The American College of OBGYN and the American Diabetes Association recommends that ALL pregnant women be screened for gestational diabetes. If you are at high risk, you will be screened twice- once in the first trimester, and again in the third trimester.
Risk factors for gestational diabetes include:
- Have a strong family history of diabetes
- If you’ve had gestational diabetes in a prior pregnancy
- High blood pressure
- Polycystic ovary syndrome
Can You Decline The Glucose Test In Pregnancy?
If you decline the glucose test, then we will need to check your blood sugar levels 4 times per day for at least 1 week.
This will require you to prick your finger when you wake up every morning and one hour after breakfast, lunch, & dinner.
This is an alternative way to screen for gestational diabetes.
How Common Is it To Fail The 1 Hour Glucose Challenge Test?
In general, anywhere from 15-25% of women will fail the glucose challenge test. But keep in mind that failing the 1-hour test does not give you the diagnosis of gestational diabetes.
Only about 20% of women who fail the screening test (with a score of 135-143) will actually have the condition.
According to the CDC, the prevalence of gestational diabetes is about 2-10%.
But failing the test should raise some red flags that you need to pay attention to your diet.
How Do I Prepare For My 1 Hour Glucose Test?
You shouldn’t make any drastic changes to prepare for the 1 hour glucose test.
In fact, it’s best that you follow your normal diet because it’s important to get an accurate representation of how your body handles sugar on a day to day basis.
Otherwise, try and get a good night’s sleep the week before the test.
Sleep deprivation can increase cortisol levels, which can also affect your blood sugar levels.
Do I Need To Be Fasting For The Pregnancy Glucose Test?
You do not need to be fasting for the traditional 1 hour test.
However, there is a 2 hour 75-gram glucose test that can be done.
For the 75-gram oral glucose tolerance test, you need to be fasting, and you have to have your blood sugar level taken three times.
The first blood test will look at your fasting glucose, then you will get two more blood tests done. Once after an hour, and again after 2 hours.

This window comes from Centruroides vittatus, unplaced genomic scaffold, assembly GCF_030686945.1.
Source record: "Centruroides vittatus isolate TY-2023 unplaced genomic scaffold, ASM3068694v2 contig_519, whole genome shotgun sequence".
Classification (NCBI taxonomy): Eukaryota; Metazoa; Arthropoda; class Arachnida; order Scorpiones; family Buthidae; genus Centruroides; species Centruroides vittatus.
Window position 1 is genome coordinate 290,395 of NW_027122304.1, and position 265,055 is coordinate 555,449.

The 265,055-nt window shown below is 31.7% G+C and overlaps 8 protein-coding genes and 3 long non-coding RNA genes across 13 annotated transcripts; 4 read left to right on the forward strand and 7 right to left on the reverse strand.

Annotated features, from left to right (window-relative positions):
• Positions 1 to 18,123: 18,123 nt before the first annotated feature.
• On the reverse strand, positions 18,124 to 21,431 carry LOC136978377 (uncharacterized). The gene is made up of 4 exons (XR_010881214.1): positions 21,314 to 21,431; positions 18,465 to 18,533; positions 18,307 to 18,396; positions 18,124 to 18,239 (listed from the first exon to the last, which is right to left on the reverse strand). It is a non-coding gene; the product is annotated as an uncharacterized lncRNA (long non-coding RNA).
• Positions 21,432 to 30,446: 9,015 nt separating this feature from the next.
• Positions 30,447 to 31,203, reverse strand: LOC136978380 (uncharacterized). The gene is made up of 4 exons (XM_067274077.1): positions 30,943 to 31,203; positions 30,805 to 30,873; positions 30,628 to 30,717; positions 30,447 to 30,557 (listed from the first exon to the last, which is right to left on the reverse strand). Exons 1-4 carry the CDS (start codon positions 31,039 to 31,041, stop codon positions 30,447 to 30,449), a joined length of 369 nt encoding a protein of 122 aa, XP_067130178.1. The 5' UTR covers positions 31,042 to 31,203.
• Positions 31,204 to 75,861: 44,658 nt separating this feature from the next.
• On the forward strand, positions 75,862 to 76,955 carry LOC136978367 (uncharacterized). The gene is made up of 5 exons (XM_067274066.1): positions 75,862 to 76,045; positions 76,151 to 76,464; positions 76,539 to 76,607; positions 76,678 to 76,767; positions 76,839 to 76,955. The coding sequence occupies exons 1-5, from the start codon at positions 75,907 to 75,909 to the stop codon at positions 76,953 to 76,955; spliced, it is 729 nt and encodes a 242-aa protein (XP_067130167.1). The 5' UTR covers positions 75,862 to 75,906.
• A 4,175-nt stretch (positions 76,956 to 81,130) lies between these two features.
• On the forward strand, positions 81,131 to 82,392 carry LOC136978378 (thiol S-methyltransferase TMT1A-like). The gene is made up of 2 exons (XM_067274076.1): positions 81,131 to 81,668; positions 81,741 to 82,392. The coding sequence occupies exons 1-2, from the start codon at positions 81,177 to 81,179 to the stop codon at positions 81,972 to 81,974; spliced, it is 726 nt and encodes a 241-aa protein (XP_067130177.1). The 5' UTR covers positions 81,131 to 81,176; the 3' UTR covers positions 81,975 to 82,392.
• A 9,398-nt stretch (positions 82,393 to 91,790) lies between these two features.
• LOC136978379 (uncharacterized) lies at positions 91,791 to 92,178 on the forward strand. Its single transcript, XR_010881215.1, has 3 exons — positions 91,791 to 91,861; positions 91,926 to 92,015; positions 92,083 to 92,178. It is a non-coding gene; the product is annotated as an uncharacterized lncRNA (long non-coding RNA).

Most OBGYN providers use the 1-hour test.
What Is The Normal Range For the 1 Hour Glucose Test?
A normal test result for the 1 hour 50-gram glucose test is lower than 140 mg/dL.
- Some clinics will use a lower threshold of 130 mg/dL. This lower level is used if the population is at increased risk of gestational diabetes.
If you happen to have a value greater than 200 mg/dL, then you meet the criteria for the diagnosis of gestational diabetes.
If you take the 2-hour 75g challenge, a normal result is less than 180 mg/dL at the 1-hour mark, and less than 155 mg/dL at the 2-hour mark
In addition, your fasting blood glucose level should be lower than 95 mg/dL for the 2-hour test.
What If I Fail The 1 Hour Test?
The 1-hour test is just a screening test! If you fail the 1 hour 50-gram test, you will then need to take a 3 hour 100-gram glucose tolerance test.
This test is much more involved and will be scheduled in about 1 week after your screening glucose challenge test.
Is There Anyway To Cheat A Fasting Blood Sugar Test?
There is no way to cheat the test. You won’t be able to manipulate the way your body processes sugar unless you have access to specific medications.
I won’t go into any more details because YOU SHOULD NOT try to cheat the glucose pregnancy test.
This test is really important if you care about the health of your pregnancy and baby.
We need to be able to see how you’re body processes sugar.
If you have gestational diabetes and try to falsify your results, you will increase
- the risk of your baby having birth defects
- the risk of your baby being extremely large and not being able to pass through your pelvis
- the risk of developing preeclampsia
- the risk of having a c-section
- your risk of developing Type II Diabetes and heart disease later in life
- And so much more
So get tested and do it right!
What Happens If You Fail The 3 Hour Glucose Test?
If you fail the 3-hour glucose test, you have impaired glucose tolerance and you will be diagnosed with gestational diabetes.
A failing score is considered when you have 2 or more values in these ranges:
- Fasting > 95mg/dL
- 1 Hour > 180 mg/dL
- 2 Hour > 155 mg/dL
- 3 Hour > 140 mg/dL
This is a very serious condition that requires very close monitoring of your blood sugar levels every single day.